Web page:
Conservative cancel culture strikes again.
On Thursday, the Republican National Committee (RNC) voted unanimously to withdraw from the Commission on Presidential Debates, citing grievances of an anti-conservative bias that have grown all too familiar in recent years.
As a result of the vote, Republican candidates will no longer participate in debates coordinated by the commission, with the RNC requiring them to sign a pledge limiting debate participation strictly to RNC-endorsed platforms.
The move comes almost two years after the disastrous first presidential debate between then-President Donald Trump and then-candidate Joe Biden, in which Trump saw widespread condemnation for what seemed his pathological inability to keep from interrupting both Biden and moderator Chris Wallace.
RNC Chairwoman Ronna McDaniel announced the vote in a statement posted to her Twitter account.
McDaniel wrote in part:
"Debates are an important part of the democratic process, and the RNC is committed to free and fair debates. The Commission on Presidential Debates is biased and has refused to enact simple and commonsense reforms to help ensure fair debates including hosting debates before voting begins and selecting moderators who have never worked for candidates on the debate stage."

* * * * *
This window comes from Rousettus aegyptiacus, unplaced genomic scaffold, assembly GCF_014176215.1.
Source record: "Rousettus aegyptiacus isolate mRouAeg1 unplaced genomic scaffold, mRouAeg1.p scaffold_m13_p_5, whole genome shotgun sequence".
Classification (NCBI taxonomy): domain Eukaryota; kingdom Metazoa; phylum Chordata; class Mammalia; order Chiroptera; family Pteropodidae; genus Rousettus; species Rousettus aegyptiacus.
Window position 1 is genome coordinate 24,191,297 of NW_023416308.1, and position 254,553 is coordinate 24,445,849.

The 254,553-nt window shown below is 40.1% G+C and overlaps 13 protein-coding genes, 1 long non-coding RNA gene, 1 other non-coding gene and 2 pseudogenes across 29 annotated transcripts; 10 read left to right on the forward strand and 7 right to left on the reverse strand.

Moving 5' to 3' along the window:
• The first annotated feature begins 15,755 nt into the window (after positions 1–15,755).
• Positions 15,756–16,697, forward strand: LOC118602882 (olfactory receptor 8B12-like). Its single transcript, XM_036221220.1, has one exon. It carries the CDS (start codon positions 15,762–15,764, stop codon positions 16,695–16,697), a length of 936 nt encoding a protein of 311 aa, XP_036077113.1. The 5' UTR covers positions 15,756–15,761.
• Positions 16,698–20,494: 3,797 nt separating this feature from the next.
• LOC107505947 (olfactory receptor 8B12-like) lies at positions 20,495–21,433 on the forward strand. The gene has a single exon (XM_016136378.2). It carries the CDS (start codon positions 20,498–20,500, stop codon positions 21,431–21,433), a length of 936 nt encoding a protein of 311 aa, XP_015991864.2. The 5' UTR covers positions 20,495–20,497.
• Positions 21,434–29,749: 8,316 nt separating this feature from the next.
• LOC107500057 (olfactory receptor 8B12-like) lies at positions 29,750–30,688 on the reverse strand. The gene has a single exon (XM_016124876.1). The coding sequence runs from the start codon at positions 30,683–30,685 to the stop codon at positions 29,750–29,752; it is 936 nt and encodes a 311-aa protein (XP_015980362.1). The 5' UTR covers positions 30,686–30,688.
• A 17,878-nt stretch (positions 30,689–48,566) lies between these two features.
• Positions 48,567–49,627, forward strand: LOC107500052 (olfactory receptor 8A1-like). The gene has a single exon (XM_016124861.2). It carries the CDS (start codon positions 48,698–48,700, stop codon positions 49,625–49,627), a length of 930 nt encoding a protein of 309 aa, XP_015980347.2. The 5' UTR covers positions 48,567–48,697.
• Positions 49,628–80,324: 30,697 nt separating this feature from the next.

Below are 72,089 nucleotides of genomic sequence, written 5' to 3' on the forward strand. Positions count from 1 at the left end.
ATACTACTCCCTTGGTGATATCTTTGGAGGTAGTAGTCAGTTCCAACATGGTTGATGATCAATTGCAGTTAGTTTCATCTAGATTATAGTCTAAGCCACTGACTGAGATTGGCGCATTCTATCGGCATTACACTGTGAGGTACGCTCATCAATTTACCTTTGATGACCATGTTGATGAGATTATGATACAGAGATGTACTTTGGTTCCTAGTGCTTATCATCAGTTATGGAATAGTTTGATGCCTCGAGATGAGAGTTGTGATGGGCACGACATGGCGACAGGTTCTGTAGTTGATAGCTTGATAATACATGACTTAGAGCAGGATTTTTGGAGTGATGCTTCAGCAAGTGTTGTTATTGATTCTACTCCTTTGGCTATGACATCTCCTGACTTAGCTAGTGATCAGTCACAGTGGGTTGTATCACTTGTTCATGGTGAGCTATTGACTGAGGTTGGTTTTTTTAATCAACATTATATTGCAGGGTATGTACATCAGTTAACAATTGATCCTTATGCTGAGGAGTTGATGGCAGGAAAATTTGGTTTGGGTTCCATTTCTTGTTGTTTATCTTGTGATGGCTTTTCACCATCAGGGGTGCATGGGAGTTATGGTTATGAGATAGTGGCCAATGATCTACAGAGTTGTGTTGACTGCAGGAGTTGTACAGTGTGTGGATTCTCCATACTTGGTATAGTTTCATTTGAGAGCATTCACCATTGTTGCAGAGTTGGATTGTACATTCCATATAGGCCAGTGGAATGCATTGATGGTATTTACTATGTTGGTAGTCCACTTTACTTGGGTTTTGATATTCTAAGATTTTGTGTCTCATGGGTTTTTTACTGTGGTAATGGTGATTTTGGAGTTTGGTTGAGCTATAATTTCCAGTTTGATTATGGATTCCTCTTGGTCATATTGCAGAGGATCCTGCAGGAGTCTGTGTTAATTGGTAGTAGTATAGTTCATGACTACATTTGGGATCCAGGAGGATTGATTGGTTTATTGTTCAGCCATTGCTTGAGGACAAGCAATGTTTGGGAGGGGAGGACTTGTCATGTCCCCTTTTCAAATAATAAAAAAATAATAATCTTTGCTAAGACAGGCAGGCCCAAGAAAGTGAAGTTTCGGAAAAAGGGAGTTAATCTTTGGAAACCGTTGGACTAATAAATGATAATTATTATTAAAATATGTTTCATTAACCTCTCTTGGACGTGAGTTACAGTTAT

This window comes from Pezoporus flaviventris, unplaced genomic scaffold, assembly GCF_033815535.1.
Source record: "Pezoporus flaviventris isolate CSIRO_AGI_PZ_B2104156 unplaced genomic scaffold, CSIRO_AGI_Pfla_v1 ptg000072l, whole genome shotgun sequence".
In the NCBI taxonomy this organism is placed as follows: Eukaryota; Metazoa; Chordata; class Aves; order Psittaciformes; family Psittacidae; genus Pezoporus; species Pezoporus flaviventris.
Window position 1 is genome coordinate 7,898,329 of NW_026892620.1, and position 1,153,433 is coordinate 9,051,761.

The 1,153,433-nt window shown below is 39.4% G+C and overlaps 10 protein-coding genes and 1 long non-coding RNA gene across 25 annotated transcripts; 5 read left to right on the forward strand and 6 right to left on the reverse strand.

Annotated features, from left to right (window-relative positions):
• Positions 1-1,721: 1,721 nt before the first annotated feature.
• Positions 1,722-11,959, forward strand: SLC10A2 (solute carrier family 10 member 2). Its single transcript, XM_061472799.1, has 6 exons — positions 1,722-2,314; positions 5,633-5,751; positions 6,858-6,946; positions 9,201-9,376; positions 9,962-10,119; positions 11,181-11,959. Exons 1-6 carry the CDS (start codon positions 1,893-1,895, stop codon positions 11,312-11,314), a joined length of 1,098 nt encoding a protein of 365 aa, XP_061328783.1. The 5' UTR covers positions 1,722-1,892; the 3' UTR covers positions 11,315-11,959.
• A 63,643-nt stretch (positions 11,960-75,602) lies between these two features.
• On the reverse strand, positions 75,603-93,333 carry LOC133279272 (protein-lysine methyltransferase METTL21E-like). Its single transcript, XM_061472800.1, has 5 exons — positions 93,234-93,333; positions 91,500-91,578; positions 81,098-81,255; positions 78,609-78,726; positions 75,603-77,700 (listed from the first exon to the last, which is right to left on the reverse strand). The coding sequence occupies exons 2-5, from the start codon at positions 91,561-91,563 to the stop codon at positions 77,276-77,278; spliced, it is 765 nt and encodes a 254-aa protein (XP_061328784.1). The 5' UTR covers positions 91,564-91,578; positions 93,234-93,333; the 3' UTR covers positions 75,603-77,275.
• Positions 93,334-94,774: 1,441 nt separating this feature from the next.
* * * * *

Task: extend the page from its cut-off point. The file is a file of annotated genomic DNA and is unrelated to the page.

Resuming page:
"Today, the RNC voted to withdraw from the biased CPD, and we are going to find newer, better debate platforms to ensure that future nominees are not forced to go through the biased CPD in order to make their case to the American people."
McDaniel's liberal counterpart, Democratic National Committee Chair Jaime Harrison, had a different take on the news, and didn't hesitate to bring it to her attention.
Harrison said the party was afraid of a debate due to inaction and opposition to the will of the voters.
Social media users agreed.
But Harrison wasn't the only one mocking the RNC.
Though the statement promised "newer, better debate platforms" it's unclear what those will be.